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Europe’s Pursuit of Rare Earth Glory Falters as Mineral Goals Remain Elusive

Photo Credit: Reuters

LONDON, June 27 (Reuters) – Forty years ago, a rare earth processing facility on the Atlantic coast of France stood as one of the world’s largest, producing materials crucial for color televisions, arc lights, and camera lenses.

Today, Solvay (SOLB.BR), the current owner, is in a race to restore the La Rochelle plant to its former prominence. Over recent years, the plant has seen reduced output amidst Europe’s efforts to ramp up production of minerals vital for the green energy transition.

The factory’s 76-year history encapsulates the challenges facing Europe and the United States as they strive to reverse the significant shift of rare earth processing to China around 25 years ago. China’s dominance in rare earth production—driven by lower costs and government support, albeit at the expense of environmental concerns—led to a massive migration of the industry.

While China has since improved sustainability practices and shuttered polluting operations, the La Rochelle plant, once a global benchmark for rare earth prices in the 1980s and 1990s, now produces just 4,000 metric tons annually of separated rare earth oxides—only a fraction of China’s 298,000 tons output last year.

Furthermore, Solvay’s current focus is on processed rare earths used in auto catalysts and electronics, not the types needed for permanent magnets crucial in electric vehicles (EVs) and wind energy. Solvay plans to begin production of these magnets next year.

“We aim to re-establish Europe’s position in rare earths for permanent magnets,” said An Nuyttens, president of Solvay’s rare earth products division. “It’s a challenging journey that will proceed step by step, as we build the entire supply chain from mining to magnet production.”

Solvay, a 160-year-old chemicals group, ultimately aims to satisfy 20% to 30% of Europe’s demand for separated rare earths used in magnet production, though Nuyttens indicated this goal might not be achievable until after 2030, without specifying a date.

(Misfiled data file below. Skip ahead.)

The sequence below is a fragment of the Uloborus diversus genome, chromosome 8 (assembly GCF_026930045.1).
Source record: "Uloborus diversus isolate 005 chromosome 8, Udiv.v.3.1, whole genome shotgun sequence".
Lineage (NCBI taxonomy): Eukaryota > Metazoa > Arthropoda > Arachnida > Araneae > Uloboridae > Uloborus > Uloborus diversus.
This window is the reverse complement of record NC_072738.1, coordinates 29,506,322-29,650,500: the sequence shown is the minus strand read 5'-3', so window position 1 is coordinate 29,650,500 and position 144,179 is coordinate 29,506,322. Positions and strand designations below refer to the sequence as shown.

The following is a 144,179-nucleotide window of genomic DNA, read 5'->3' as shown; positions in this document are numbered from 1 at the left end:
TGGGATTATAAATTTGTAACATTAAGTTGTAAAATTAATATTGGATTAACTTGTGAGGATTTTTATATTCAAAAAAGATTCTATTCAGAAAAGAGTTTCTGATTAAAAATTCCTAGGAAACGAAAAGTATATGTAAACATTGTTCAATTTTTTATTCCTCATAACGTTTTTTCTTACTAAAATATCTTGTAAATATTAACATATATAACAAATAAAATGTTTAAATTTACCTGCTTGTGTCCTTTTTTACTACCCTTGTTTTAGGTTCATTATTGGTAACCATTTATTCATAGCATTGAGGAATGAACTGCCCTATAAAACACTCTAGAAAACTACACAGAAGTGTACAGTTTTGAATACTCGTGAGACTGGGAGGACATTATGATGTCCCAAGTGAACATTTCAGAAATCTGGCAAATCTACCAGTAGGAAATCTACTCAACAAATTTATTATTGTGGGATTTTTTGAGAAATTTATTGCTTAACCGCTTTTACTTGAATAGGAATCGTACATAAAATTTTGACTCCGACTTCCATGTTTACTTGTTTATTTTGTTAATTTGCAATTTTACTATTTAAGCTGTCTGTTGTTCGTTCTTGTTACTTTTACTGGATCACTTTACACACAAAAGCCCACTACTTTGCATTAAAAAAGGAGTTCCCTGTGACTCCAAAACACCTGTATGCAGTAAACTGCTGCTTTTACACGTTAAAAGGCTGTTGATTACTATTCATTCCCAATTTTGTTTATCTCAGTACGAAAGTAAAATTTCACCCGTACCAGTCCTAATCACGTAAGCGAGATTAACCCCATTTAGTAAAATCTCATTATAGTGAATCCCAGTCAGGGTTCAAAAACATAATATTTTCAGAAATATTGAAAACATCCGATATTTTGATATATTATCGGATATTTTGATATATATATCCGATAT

Under a new EU law effective since May, the bloc has set ambitious 2030 targets for critical mineral production essential for its green transition—aiming for 10% mined domestically, 25% recycled, and 40% processed within the EU. Rare earths have been singled out as crucial due to their role in EV and wind energy applications, with EU demand projected to skyrocket sixfold by 2030 and sevenfold by 2050.

However, meeting these targets for rare earths will prove challenging, according to production forecasts and interviews with industry insiders, consultants, EU officials, and investors. Missing these goals under the Critical Raw Material Act (CRMA) could hinder the EU’s carbon neutrality objectives and increase reliance on China amid heightened geopolitical tensions.

Responding to these concerns, EU Commission spokesperson Johanna Bernsel stated that while unable to confirm Reuters’ findings, the bloc remains committed to supporting projects that facilitate CRMA goals. “European projects will benefit from simplified permitting processes, coordinated access to risk-reducing finance tools, and matchmaking with downstream users,” Bernsel added.

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